Too tired to cook? Too busy to bake? Here are some fabulous ideas from Anne and Petra for moms-to-be on the go :

Breakfast

Try rolled oats, oat flakes or millet porridge. Throw in a handful of strawberries or fresh fruit and some low-fat yoghurt or milk.

Lunch

Grab a chicken salad from Nando’s or a health sandwich from Kauai OR throw together a selection of baby carrots, spelt cakes and herbed chicken strips OR salmon and avocado on ryvita biscuits (or rice cakes) with rosa tomatoes on the side.

Supper

Make a quick stir-fry with beef strips and stir-fry vegetables, adding a bit of sweet chilli sauce for flair and flavour OR enjoy a roasted chicken with microwave roast vegetables (or stir-fry some yourself). If you’re going out, have grilled line fish with a garden salad or a ladies steak with grilled vegetables. Try a red cappuccino for dessert.

Smart snacks

Noelene’s list of luscious between-meal nibbles :

  • Nut shake – grind a few handfuls of raw almonds or cashews and/or seeds in a blender. Add chopped pineapple and pear, mango or frozen strawberries, blend with some 100% natural apple juice. This is great for breakfast too.
  • Preservative-free dried fruit such as raisins and dates
  • Raw, unsalted cashews
  • Rice cakes, corn thins or rye bread topped with marmite and hummus, raw honey or mashed avocado with garlic and herb salt.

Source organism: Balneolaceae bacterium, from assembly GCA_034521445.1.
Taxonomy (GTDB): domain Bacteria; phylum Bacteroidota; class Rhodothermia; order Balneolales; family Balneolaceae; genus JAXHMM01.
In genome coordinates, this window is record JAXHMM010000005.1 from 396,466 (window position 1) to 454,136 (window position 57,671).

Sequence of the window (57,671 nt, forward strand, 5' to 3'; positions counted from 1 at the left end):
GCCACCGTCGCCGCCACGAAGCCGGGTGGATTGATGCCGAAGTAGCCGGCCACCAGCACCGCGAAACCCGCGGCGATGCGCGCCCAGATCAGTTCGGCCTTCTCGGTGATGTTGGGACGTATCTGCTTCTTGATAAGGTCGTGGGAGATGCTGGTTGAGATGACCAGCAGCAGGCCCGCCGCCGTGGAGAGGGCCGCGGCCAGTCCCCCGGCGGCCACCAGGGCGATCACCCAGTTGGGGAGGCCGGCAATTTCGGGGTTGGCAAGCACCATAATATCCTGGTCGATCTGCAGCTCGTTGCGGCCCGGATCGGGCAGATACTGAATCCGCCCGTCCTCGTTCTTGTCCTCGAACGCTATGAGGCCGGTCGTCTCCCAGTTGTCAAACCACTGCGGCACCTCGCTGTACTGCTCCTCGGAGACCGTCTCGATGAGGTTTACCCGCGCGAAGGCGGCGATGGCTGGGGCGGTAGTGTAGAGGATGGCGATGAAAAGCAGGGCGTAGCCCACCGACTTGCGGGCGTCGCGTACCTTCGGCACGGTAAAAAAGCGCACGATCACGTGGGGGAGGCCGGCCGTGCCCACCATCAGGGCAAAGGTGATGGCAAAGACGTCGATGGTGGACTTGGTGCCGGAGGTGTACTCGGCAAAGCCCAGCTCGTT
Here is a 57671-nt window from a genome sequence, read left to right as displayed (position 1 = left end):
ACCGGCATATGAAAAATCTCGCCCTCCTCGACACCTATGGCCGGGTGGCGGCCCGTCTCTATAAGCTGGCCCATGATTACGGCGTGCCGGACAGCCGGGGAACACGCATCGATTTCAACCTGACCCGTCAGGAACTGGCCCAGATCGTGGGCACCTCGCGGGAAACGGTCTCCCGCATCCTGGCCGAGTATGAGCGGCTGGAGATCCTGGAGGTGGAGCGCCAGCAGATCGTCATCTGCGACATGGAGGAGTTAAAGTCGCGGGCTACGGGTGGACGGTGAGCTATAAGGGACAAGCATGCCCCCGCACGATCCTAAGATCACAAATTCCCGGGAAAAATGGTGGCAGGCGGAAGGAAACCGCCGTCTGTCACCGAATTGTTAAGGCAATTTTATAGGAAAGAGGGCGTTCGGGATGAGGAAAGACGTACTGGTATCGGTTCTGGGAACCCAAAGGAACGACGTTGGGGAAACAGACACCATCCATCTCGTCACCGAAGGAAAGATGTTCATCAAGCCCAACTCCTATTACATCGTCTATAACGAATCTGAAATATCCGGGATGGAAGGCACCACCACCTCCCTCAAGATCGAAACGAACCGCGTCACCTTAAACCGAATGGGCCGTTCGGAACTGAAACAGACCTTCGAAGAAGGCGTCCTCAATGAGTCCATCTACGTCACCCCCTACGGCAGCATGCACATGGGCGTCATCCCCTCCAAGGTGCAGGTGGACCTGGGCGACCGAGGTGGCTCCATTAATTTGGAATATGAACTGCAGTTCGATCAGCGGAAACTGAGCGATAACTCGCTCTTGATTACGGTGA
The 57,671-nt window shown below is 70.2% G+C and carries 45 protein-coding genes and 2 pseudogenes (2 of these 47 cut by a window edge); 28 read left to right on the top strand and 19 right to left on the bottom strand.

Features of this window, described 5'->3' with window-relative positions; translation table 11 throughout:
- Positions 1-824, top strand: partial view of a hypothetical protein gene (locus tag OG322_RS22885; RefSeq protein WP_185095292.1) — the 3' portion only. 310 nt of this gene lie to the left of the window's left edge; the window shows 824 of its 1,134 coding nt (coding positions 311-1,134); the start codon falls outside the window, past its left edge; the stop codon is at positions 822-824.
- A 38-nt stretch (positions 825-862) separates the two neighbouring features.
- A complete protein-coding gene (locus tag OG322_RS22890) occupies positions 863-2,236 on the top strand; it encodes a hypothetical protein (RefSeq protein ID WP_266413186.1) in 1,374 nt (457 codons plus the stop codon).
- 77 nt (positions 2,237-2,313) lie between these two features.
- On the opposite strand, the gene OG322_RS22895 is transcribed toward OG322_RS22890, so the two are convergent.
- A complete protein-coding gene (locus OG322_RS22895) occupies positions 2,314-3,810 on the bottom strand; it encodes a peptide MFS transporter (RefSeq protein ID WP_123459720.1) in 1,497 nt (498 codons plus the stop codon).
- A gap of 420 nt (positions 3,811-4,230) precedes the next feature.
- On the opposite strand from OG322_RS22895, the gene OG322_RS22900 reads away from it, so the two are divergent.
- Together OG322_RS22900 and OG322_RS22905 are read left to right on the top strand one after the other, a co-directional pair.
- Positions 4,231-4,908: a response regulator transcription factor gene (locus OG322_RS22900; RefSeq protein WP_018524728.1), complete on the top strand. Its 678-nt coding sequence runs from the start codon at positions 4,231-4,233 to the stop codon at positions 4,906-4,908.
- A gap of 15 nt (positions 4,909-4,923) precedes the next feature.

• Quick bean spread – mix one tin of butterbeans with ½ – one teaspoon mustard powder, ¼ teaspoon turmeric, 1 teaspoon garlic and herb salt and one small, chopped spring onion.
  • Blended carob chips with milk of your choice (GM-free soya, rice, goat’s, cow’s or nut) makes a great, sweet spread. Add nuts or raisins for a change.

A last word on weight

Don’t “eat for two”, advise Anne and Petra. Simply have regular meals with small snacks in-between if needed, control your portions and speak to a registered dietician to calculate how many calories you need during each stage of pregnancy.

SOURCES :

Petro Rautenbach, RD (SA) and Anne Till, RD (SA), of Anne Till & Associates : (011) 463 4663. email: petro@annetill.co.za

Noelene van Huyssteen, Natural Way nutritional consultant : noelenevh@telkomsa.net or 082 468 5935

Copyright : Beth Cooper, 2010. FIRST PUBLISHED IN YOUR PREGNANCY MAGAZINE (2007)